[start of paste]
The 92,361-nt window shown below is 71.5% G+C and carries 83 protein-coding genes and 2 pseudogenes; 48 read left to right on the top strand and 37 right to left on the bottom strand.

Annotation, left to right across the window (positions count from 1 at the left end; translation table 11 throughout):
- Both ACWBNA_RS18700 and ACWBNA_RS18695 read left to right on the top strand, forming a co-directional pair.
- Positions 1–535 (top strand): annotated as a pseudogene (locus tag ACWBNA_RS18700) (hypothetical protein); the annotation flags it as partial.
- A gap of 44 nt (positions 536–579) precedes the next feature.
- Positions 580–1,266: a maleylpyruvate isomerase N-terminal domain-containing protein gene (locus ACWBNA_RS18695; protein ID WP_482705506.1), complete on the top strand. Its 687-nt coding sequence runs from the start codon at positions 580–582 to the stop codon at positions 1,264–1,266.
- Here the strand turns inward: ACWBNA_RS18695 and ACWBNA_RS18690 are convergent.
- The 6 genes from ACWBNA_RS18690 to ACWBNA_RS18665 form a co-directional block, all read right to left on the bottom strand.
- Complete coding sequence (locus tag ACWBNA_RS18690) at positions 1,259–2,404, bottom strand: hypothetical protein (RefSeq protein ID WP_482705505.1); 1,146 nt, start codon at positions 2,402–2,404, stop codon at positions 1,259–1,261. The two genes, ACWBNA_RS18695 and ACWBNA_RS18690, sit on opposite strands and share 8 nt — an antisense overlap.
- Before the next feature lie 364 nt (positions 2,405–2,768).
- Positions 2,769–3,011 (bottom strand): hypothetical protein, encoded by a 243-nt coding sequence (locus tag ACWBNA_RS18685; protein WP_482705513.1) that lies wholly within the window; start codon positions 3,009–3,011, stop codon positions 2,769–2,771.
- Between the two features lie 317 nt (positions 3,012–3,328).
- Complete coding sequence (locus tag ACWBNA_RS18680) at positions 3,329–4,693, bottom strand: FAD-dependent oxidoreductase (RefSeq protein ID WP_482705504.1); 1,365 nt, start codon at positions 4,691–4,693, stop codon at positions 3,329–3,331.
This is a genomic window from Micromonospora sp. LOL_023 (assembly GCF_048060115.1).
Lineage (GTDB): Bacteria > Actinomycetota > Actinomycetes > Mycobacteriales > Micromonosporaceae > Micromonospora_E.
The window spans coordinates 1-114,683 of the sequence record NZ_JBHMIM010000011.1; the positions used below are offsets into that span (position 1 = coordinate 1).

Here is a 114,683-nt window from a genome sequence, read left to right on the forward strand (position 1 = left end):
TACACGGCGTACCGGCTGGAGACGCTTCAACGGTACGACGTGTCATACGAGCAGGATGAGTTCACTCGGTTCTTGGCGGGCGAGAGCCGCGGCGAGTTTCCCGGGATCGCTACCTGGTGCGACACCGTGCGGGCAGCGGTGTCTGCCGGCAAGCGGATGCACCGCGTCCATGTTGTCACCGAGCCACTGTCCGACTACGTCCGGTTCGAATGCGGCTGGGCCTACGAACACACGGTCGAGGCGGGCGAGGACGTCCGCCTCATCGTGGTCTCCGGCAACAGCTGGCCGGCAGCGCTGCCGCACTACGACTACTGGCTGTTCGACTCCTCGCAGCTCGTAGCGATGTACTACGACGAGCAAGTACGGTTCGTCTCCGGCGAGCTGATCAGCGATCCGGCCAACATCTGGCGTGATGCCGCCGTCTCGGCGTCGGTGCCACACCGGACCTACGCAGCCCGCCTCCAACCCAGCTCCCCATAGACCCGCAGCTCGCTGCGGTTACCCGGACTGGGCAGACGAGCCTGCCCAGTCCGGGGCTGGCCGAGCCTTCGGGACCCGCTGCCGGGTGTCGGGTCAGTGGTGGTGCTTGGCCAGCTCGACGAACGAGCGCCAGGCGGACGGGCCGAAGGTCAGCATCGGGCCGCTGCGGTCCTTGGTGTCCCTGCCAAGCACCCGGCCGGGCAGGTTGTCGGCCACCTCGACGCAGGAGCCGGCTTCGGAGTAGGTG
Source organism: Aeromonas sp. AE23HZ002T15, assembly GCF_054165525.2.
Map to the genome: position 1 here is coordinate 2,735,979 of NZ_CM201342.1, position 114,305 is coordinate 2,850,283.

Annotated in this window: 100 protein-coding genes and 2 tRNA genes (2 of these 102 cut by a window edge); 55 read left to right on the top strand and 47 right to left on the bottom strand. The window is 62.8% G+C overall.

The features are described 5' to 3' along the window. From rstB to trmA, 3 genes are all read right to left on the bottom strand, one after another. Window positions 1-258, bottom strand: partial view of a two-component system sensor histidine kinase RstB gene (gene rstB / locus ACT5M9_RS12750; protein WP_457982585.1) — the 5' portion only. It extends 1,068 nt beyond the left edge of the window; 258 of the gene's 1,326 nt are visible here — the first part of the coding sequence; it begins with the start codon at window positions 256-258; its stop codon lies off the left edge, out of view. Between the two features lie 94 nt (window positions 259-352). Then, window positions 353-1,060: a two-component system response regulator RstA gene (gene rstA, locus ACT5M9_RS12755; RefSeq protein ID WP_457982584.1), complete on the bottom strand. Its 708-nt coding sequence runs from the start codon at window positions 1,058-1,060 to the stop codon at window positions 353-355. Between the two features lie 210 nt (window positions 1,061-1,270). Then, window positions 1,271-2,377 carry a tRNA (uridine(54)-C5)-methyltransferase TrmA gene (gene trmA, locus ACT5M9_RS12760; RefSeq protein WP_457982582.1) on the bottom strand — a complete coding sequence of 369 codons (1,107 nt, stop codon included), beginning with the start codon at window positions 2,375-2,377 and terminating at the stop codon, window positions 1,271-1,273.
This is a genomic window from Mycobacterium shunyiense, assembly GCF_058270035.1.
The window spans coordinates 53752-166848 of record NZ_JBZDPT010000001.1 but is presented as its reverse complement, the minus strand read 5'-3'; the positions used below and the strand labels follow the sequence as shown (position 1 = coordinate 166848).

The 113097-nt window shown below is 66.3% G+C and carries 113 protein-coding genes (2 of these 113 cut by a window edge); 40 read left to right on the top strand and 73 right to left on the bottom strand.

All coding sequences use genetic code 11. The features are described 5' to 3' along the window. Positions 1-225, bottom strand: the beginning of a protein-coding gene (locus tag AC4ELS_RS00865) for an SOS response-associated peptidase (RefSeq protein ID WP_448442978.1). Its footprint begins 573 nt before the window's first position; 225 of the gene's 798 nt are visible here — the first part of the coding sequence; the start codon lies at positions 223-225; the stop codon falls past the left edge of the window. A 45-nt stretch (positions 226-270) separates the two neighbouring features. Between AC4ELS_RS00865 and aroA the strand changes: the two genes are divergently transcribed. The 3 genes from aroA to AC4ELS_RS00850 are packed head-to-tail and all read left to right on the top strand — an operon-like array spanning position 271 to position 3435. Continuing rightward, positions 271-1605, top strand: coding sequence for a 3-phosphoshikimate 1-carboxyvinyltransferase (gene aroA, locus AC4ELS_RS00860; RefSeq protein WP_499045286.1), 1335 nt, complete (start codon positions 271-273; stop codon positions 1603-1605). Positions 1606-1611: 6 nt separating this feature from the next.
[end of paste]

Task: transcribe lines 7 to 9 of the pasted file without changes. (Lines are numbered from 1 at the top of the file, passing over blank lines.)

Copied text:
- Here the strand turns inward: ACWBNA_RS18695 and ACWBNA_RS18690 are convergent.
- The 6 genes from ACWBNA_RS18690 to ACWBNA_RS18665 form a co-directional block, all read right to left on the bottom strand.
- Complete coding sequence (locus tag ACWBNA_RS18690) at positions 1,259–2,404, bottom strand: hypothetical protein (RefSeq protein ID WP_482705505.1); 1,146 nt, start codon at positions 2,402–2,404, stop codon at positions 1,259–1,261. The two genes, ACWBNA_RS18695 and ACWBNA_RS18690, sit on opposite strands and share 8 nt — an antisense overlap.